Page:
Addis Ababa, March 23, 2012 (AM)
Addis Ababa, March 23, 2012 (AM)
Developing people that are willing to take entrepreneurial risks and become a pole for economic development in Africa is a prerequisite for the continent to unleash its full potential.
In a paper prepared for the African Finance and Economic Development Ministers meeting in Addis Ababa in Ethiopia, taking place from 26 to 27 March 2012, the President of African Monitor, Archbishop Njongonkulu Ndungane, says that much effort and resources have been put into skills development through education and vocational training.
“But that would be worth nothing if the knowledge and skills are not tapped into and the people are not connected to opportunities.”
Building the capacities and capabilities of grassroots communities to be meaningfully involved in the economy, however, was an investment in the future of the continent.
African Monitor, an organization that monitors development funding commitments, funding delivery as well as the impact on grassroots communities, already has a delegation in Addis Ababa, led by its Director, Ms Namhla Mniki-Mangaliso, to lobby and monitor the meeting’s progress.
The meeting between the African Union and Economic Commission for Africa Ministers is slated to examine Africa as a pole of global growth and what it would take to unleash Africa’s potential as a center of global growth and global rebalancing.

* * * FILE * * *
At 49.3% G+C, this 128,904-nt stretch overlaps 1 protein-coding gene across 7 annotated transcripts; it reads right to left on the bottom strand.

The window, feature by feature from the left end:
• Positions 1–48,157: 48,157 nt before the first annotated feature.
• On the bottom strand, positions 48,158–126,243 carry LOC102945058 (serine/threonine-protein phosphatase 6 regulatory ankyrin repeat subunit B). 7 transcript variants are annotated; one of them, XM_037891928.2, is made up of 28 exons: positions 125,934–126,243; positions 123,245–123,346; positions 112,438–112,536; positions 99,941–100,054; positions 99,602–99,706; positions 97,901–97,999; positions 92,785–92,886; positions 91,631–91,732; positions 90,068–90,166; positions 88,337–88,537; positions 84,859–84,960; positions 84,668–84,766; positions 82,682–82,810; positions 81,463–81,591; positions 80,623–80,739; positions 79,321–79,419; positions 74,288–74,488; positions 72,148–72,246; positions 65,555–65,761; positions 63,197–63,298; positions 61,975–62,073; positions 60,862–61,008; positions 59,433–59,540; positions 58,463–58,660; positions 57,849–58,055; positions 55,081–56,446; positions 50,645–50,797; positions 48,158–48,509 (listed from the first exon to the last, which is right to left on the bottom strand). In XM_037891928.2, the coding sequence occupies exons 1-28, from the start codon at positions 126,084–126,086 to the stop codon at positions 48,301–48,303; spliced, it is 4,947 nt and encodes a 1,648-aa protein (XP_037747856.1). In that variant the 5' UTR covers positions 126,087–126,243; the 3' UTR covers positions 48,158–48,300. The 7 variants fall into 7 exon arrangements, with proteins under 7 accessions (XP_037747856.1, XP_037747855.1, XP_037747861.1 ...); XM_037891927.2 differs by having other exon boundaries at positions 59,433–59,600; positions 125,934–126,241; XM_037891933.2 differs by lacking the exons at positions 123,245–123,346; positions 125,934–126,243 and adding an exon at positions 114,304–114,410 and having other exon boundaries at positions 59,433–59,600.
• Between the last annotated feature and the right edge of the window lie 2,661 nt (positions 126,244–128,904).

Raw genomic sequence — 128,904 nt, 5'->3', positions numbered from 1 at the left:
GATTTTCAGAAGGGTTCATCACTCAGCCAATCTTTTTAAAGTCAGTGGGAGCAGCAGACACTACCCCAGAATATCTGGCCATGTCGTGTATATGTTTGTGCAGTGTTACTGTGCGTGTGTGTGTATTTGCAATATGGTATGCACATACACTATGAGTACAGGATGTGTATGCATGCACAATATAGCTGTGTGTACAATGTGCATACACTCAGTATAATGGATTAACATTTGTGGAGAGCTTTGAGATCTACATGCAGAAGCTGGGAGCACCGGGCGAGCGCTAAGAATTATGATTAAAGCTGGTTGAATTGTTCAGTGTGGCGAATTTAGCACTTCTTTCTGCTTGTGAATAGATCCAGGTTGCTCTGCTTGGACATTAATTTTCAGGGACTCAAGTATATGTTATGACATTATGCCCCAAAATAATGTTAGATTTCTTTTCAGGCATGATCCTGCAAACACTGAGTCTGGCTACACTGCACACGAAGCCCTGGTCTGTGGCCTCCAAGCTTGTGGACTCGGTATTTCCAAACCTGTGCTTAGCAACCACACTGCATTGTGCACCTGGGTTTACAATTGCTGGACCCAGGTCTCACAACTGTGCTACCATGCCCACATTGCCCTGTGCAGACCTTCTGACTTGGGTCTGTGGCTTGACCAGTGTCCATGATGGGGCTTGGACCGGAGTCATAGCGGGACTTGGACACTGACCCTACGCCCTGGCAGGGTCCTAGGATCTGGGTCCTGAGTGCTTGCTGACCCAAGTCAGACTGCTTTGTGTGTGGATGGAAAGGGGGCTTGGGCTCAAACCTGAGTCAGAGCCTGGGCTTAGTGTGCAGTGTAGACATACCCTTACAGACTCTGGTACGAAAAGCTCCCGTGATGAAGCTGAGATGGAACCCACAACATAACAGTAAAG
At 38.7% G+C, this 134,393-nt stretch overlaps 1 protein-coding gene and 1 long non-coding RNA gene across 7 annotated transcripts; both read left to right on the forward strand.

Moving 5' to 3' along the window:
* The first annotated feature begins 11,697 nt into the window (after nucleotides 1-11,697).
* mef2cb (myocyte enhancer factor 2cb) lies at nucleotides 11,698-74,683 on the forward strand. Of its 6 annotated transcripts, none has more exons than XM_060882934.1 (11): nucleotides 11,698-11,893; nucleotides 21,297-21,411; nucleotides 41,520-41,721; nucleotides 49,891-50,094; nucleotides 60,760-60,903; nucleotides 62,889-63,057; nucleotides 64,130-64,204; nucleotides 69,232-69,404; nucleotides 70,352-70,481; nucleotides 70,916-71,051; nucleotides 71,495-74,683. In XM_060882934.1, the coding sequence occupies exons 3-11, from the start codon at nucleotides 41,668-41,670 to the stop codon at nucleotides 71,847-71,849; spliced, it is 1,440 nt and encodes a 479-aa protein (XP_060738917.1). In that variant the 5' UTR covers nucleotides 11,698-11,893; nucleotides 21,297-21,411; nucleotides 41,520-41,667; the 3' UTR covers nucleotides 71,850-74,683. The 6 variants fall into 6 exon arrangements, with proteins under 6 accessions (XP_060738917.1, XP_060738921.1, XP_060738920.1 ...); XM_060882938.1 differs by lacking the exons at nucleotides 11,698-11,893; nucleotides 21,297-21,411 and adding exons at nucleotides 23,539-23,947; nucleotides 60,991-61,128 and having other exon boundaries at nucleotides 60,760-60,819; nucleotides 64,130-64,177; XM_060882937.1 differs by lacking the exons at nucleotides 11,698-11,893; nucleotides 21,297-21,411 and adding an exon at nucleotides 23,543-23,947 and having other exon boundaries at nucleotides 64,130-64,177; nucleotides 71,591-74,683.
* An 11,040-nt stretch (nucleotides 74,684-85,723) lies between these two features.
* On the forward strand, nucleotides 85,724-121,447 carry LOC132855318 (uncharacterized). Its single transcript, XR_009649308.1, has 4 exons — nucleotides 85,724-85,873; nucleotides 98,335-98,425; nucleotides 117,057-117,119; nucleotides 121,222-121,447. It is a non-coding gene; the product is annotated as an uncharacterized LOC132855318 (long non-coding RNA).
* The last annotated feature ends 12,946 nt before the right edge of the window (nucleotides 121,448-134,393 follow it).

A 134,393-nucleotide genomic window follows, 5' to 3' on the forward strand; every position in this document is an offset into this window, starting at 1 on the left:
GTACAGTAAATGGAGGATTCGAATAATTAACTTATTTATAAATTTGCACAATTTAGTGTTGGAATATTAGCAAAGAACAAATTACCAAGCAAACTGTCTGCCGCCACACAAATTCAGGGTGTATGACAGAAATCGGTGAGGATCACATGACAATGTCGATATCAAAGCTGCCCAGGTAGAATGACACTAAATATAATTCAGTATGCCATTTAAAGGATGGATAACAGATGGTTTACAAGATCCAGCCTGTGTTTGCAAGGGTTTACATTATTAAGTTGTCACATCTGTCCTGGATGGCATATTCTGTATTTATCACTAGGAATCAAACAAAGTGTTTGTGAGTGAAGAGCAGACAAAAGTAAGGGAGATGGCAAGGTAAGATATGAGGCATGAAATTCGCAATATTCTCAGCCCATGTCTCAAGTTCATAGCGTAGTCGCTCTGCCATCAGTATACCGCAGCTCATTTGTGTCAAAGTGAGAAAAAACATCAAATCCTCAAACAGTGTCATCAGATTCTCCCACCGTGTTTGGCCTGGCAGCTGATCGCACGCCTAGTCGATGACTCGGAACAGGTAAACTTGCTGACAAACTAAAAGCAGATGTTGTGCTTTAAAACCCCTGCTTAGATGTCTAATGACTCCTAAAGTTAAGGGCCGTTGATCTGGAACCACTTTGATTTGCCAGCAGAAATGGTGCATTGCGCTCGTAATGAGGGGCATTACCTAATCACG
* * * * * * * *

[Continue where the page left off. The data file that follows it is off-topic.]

“We believe that in order to unleash Africa’s potential we need to move away from viewing our people’s contribution in the economy as mere employees,” he said. “We believe that investing in people should be viewed as a capital project in itself whereby the states seeks to awaken the grassroots potential.
“In our many interactions with people throughout the continent, we are constantly told that they do not want handouts. Rather, they want the opportunities and capabilities to eke out their own livelihoods. They need economic, political and social systems created to support and strengthen what they are already doing to earn a living. They need more catalysts.”
Ndungane said that enterprise has always been part of village life in the continent and with the high levels of unemployment most African societies have retreated back to various income-generating activities and small businesses in their communities.
“This retreat should be viewed as strength and not as a weakness,” he added. “Policy interventions should capitalize on this, because this means that in most African societies, people have the inherent drive and propensity towards enterprise.”
Ways must be found to develop and strengthen the economic, social and political systems and improve service delivery in Africa in order to realize Africa’s grassroots economic potential.
The Archbishop said that the link between aid and service delivery in Africa is important, as service delivery impacts on the growth process and requires resources for it to occur. The resources can come from foreign, government or private aid.
“How much and how good the resources are will determine the impact it will have. Effective service delivery, which includes basic services such as education, health, water, sanitation and economic assistance to entrepreneurs, will require scaling up of this aid.
“But,” he pointed out, “with increased aid comes increased responsibilities. Communities will need to hold their governments accountable in order to ensure that their needs are met.
“An inability to ensure that service delivery needs are met will have catastrophic consequences especially in the growth of the entrepreneurial sector of which Africa’s potential as a pole for global growth rests.”